FIRST PERIOD, STUDY HALL
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I stared at the poster hanging on the wall in the hallway near my homeroom. My first middle school dance! So exciting! So scary! Exciting! Scary! Yay! Eek! Yay!
I was excited because I mean, Yay! My very first dance! So yay! But also eek!
The eek part was that it was our first school dance and I was going with a date. Yes, Nick had asked me to the dance! My first dance! My first date! My mom said
okay since we were going all together in a group with our other friends. But Nick would be my date.
My first dance! My first date! What would we talk about? Could Nick dance? Would we slow dance? What if we slow danced and my hands got sweaty?
“Miss Mills,” a voice called out, “will you be joining us?”
It was my homeroom teacher, Mrs. “Bad Breath” Galbreath.
Bad breath. I hadn’t even thought of that. Oh no! What if I was slow dancing with Nick and I had bad breath? What if—
I snapped out of it. I guess I should be focusing on What if Mrs. Galbreath gives me detention for being late? I had an iffy history of getting in trouble in middle school, so I raced to the classroom.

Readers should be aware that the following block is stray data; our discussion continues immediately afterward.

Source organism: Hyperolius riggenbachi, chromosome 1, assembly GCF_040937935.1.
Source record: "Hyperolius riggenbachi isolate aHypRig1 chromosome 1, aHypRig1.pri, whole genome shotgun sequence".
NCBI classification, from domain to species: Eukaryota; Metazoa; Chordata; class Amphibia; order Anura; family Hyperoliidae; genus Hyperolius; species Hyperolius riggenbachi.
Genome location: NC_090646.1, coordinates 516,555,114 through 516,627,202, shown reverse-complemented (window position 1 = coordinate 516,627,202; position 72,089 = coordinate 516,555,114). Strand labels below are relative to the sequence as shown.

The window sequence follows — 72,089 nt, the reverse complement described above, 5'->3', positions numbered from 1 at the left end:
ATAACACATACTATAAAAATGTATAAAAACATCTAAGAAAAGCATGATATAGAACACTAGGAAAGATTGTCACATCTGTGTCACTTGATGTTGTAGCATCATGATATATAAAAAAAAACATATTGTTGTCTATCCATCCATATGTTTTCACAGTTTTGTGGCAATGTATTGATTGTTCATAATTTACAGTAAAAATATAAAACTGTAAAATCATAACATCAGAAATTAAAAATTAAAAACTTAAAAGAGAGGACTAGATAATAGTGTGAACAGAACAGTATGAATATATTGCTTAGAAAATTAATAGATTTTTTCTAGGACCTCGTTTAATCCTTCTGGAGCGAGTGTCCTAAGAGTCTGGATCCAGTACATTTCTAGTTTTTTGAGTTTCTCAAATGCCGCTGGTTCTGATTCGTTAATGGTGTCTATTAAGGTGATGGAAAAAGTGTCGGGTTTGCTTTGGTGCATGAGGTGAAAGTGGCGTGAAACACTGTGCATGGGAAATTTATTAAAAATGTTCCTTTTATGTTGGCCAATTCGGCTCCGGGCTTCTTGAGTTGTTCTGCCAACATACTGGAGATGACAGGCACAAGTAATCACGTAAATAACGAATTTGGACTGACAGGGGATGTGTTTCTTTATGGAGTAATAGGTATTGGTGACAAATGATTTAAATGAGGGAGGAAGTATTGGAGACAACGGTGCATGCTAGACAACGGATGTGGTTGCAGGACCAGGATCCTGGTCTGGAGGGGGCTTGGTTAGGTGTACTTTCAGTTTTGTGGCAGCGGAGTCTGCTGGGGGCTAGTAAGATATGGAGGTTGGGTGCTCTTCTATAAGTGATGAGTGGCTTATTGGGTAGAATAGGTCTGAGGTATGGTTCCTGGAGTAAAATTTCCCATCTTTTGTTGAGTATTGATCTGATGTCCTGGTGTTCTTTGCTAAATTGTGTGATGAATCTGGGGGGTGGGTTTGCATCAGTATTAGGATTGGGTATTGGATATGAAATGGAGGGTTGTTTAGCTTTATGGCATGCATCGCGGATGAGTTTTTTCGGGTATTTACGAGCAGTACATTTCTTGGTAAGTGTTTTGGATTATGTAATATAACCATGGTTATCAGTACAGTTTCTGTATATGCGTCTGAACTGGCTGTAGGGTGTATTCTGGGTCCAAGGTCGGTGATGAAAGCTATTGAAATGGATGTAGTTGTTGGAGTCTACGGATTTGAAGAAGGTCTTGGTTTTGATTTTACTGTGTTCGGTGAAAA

“Sorry!” I said weakly as I slid under Mrs. Galbreath’s arm while she was shutting the door.
Whew! Made it.
I slid into a seat near the back and set my tote bag down on the floor next to me. I scrounged around for my social studies homework. I felt my brush and mini-mirror. My papaya-flavored lip gloss (that I’d bought in Hollywood). Sunglasses (that I’d worn in Hollywood—I
didn’t need them here). I really needed to clean out my tote bag.
And there it was: my social studies binder. I pulled it out and put it on my desk.
I’d promised my parents that missing school for HOLLYWOOD wouldn’t interfere with my schoolwork. Sigh. Hollywood was over. No more starring in commercials, being on TV game shows, taking glamorous convertible rides, or bumping into celebrities and having my name linked to them. No more being famous. But lots more social studies.